Refrigerants in heat pumps: evolution and environmental impact

Essential to delivery of a low carbon future, heat pumps provide hugely energy-efficient climate control for homes and businesses. At the heart of these systems lies a critical element: refrigerants. In this article, we delve into the role of refrigerants in heat pumps, their evolution, environmental impact, and the quest for safer alternatives.

Refrigerants in heat pumps: evolution and environmental impact

The role of refrigerants

Refrigerants are the lifeblood of heat pumps. They circulate through the heat pump system, absorbing and releasing heat to facilitate the transfer of thermal energy. Every heat pump uses either chemical or natural refrigerants.

The primary function of refrigerants in heat pumps can be summarised in four stages:

Evaporation: In the ‘outdoor’ unit, the refrigerant absorbs heat from the surrounding air or space, causing the refrigerant to evaporate from a low- pressure liquid into a gas.

Compression: the gaseous refrigerant is then compressed, which increases its temperature and pressure significantly.

Condensation: in the ‘indoor’ unit, the high- temperature, high-pressure refrigerant gas releases heat as it condenses back into a liquid.

Expansion: the liquid refrigerant returns to the outdoor unit, undergoing expansion on the way to reduce its pressure and temperature to be ready to repeat the cycle.


Over time, the choice of refrigerants used in heat pumps has evolved, largely due to environmental concerns. Early refrigerants were, most commonly, chlorofluorocarbons (CFCs) such as R12 and were very effective, but by the late 1980s it was discovered that CFCs were depleting the ozone layer and contributing to global warming.

To replace CFCs, hydrochlorofluorocarbons (HCFCs) like R22 were introduced which had significantly less ozone-depleting potential but still had a considerable global warming potential (GWP).

Today, environmentally friendly refrigerants are favoured for their lower impact on the environment.

The main refrigerants in use include:

  1. R410A and R134a: Hydrofluorocarbon (HFC) refrigerants that have become popular replacements with zero ozone-depletion potential but still high GWP).
  2. R32: Another HFC refrigerant gaining popularity for its lower GWP. It is considered more environmentally friendly, but it is still an HFC.
  3. R290 (Propane): R290 is a hydrocarbon refrigerant with a significantly lower GWP than HFCs.

Concerns over Global Warming Potential (GWP)

The GWP of a refrigerant is a measure of how much heat a greenhouse gas traps in the atmosphere over a specific time period (usually 100 years) compared to carbon dioxide (CO2). Higher GWP values indicate greater warming potential. The goal is to use refrigerants with lower GWPs to mitigate climate change.

Impact considerations

The safest refrigerants in heat pumps are those with the lowest GWPs and minimal environmental impact.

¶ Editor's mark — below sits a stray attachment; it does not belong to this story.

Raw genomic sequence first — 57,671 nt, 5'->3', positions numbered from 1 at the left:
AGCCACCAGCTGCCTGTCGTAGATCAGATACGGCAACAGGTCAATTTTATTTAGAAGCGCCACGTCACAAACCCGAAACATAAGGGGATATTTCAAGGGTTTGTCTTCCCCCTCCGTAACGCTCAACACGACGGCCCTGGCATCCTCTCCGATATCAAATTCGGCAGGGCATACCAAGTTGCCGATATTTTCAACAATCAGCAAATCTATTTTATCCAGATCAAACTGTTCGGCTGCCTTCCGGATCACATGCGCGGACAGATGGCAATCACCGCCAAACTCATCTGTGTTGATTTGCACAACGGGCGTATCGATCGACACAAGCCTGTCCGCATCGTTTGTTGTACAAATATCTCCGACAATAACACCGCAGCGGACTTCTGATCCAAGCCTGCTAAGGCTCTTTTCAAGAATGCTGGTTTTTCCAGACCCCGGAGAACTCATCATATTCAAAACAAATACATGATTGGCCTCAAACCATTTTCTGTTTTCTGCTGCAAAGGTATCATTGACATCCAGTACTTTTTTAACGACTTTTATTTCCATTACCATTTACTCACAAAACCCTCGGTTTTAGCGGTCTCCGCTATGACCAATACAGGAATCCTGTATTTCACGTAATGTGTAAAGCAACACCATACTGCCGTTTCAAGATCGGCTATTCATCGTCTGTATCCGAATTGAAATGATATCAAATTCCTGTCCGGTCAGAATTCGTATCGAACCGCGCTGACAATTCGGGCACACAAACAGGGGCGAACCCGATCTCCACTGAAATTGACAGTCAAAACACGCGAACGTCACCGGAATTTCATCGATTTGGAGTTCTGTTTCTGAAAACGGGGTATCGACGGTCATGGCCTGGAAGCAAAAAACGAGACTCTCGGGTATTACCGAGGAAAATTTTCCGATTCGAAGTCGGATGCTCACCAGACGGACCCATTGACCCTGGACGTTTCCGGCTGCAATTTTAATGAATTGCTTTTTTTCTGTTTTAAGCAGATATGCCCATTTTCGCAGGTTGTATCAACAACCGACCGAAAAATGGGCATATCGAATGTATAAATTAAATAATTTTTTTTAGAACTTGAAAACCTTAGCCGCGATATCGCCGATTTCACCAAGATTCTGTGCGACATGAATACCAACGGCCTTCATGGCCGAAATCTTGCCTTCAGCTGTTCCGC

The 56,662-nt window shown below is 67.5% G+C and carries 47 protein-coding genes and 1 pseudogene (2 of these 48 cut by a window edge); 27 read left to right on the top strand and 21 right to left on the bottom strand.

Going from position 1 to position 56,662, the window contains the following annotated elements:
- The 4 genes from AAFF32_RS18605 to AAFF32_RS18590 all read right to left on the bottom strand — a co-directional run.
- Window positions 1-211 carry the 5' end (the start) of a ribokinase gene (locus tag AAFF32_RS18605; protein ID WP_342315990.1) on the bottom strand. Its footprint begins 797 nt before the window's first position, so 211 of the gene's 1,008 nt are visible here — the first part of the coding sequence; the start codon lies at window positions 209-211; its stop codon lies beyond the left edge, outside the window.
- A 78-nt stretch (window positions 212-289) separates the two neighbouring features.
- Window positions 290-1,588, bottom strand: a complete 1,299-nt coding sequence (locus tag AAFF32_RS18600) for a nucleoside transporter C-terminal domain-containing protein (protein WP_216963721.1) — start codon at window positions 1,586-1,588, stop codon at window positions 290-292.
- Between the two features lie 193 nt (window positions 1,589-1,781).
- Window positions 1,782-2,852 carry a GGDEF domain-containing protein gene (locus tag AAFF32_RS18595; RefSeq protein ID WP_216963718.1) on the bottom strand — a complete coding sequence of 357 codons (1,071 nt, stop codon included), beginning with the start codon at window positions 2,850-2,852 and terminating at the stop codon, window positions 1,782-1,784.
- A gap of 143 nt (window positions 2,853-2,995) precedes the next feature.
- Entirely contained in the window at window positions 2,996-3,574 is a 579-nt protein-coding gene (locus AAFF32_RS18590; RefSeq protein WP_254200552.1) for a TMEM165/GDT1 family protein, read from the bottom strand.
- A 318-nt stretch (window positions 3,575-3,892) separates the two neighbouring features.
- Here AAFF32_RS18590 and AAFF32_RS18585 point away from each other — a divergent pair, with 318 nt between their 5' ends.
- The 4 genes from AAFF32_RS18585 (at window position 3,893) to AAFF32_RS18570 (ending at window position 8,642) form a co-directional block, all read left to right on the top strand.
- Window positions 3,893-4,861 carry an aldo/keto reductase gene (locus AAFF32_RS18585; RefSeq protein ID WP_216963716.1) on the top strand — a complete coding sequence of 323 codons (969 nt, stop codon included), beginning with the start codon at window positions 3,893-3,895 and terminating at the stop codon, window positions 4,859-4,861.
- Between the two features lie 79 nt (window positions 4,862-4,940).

Natural refrigerants like carbon dioxide (CO2, R744) and ammonia (R717), and hydrocarbons such as propane (R290) are among the safest options due to their low GWP and minimal ozone depletion potential.

They are gaining attention for their ecological credentials but come with their own challenges such as high working pressures or concerns over flammability.

Cost considerations

The cost of the refrigerants used in heat pumps is influenced by several factors including:

  • Type of refrigerant: Natural refrigerants like carbon dioxide (CO2, R744) and hydrocarbons (e.g., propane, R290) are often more affordable than synthetic refrigerants like some hydrofluorocarbons (HFCs) and hydrochlorofluorocarbons (HCFCs).
  • Availability: The availability of a specific refrigerant can impact cost, with refrigerants that are widely used and readily available naturally more affordable.
  • Regulations: Government regulations and taxes can affect the cost of refrigerants. Some countries and regions have imposed taxes or restrictions on refrigerants with high GWP, which can increase their price.

In the choice of refrigerant for a heat pump system the initial cost of the refrigerant is a consideration, but it is also important to weigh the long-term environmental and efficiency benefits, as well as compliance with regulations.

The shift to propane

ISH, the world’s leading trade fair for HVAC, held in March in Germany confirmed the new focus of the HVAC industry in Europe on offering an alternative to fluorinated gases in residential and commercial heating and cooling sector.

The last 12 months has seen a dramatic shift to the use of R290 and the manufacturers not exhibiting R290 were an absolute minority according to Jan Dusek, COO of ATMOsphere who commented: “We expect R290 air-to-water heat pumps to be deployed to market in the millions of units starting 2024.”

Monobloc systems, usually located outdoors with the refrigerant hermetically sealed in the unit, are considered low-hanging fruit in the transition to natural refrigerants. Included in the European Commissions proposed EU F-gas Regulation is a ban of fluorinated greenhouse gases above GWP 150 in monoblocs from January 2025.

Panasonic launched its R290 heat pump in June and Jose Alves, Regional Director for the UK, Ireland, and the Netherlands, commented: “The Panasonic Aquarea L series of heat pumps introduces the natural refrigerant R290 to Panasonic’s domestic air-to-water heat pump series (with a GWP of only 3). With the introduction of this exciting new unit, Panasonic is driving forward its GREEN IMPACT plan, as well as its vision for a carbon-free society.”

The shift towards environmentally friendly refrigerants with lower GWP values further enhances the low carbon credentials of heat pump systems. As technology continues to advance, we can expect further innovations in refrigerants that balance performance, safety, and environmental responsibility.